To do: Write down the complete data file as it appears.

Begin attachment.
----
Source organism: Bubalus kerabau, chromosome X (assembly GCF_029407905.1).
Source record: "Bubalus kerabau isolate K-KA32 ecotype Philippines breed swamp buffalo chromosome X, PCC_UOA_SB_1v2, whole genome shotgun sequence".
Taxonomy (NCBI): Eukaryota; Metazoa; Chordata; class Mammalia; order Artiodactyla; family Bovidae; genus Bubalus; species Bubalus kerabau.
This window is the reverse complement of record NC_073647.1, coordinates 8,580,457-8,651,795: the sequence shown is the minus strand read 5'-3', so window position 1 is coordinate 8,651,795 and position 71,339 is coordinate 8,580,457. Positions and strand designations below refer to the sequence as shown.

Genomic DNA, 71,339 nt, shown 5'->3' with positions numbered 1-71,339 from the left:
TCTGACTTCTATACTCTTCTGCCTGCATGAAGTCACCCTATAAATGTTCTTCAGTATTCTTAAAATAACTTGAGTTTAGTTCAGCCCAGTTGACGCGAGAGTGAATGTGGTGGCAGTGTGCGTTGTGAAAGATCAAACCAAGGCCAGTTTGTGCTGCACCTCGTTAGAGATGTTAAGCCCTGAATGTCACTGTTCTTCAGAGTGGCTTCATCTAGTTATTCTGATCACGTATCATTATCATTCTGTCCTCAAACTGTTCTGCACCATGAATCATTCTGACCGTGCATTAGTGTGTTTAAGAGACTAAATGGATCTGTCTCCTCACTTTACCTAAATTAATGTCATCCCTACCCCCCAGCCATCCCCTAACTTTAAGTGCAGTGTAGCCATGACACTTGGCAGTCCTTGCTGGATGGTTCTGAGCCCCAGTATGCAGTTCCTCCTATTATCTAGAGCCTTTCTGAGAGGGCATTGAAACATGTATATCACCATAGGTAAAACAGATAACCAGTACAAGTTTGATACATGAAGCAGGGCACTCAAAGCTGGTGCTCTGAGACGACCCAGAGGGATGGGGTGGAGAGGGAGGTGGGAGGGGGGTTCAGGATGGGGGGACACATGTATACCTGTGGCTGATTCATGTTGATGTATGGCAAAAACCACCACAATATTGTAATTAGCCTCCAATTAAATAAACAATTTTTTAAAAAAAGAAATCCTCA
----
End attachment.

Source organism: Bubalus kerabau, chromosome X (assembly GCF_029407905.1).
Source record: "Bubalus kerabau isolate K-KA32 ecotype Philippines breed swamp buffalo chromosome X, PCC_UOA_SB_1v2, whole genome shotgun sequence".
Taxonomy (NCBI): Eukaryota; Metazoa; Chordata; class Mammalia; order Artiodactyla; family Bovidae; genus Bubalus; species Bubalus kerabau.
This window is the reverse complement of record NC_073647.1, coordinates 8,580,457-8,651,795: the sequence shown is the minus strand read 5'-3', so window position 1 is coordinate 8,651,795 and position 71,339 is coordinate 8,580,457. Positions and strand designations below refer to the sequence as shown.

Genomic DNA, 71,339 nt, shown 5'->3' with positions numbered 1-71,339 from the left:
TCTGACTTCTATACTCTTCTGCCTGCATGAAGTCACCCTATAAATGTTCTTCAGTATTCTTAAAATAACTTGAGTTTAGTTCAGCCCAGTTGACGCGAGAGTGAATGTGGTGGCAGTGTGCGTTGTGAAAGATCAAACCAAGGCCAGTTTGTGCTGCACCTCGTTAGAGATGTTAAGCCCTGAATGTCACTGTTCTTCAGAGTGGCTTCATCTAGTTATTCTGATCACGTATCATTATCATTCTGTCCTCAAACTGTTCTGCACCATGAATCATTCTGACCGTGCATTAGTGTGTTTAAGAGACTAAATGGATCTGTCTCCTCACTTTACCTAAATTAATGTCATCCCTACCCCCCAGCCATCCCCTAACTTTAAGTGCAGTGTAGCCATGACACTTGGCAGTCCTTGCTGGATGGTTCTGAGCCCCAGTATGCAGTTCCTCCTATTATCTAGAGCCTTTCTGAGAGGGCATTGAAACATGTATATCACCATAGGTAAAACAGATAACCAGTACAAGTTTGATACATGAAGCAGGGCACTCAAAGCTGGTGCTCTGAGACGACCCAGAGGGATGGGGTGGAGAGGGAGGTGGGAGGGGGGTTCAGGATGGGGGGACACATGTATACCTGTGGCTGATTCATGTTGATGTATGGCAAAAACCACCACAATATTGTAATTAGCCTCCAATTAAATAAACAATTTTTTAAAAAAAGAAATCCTCA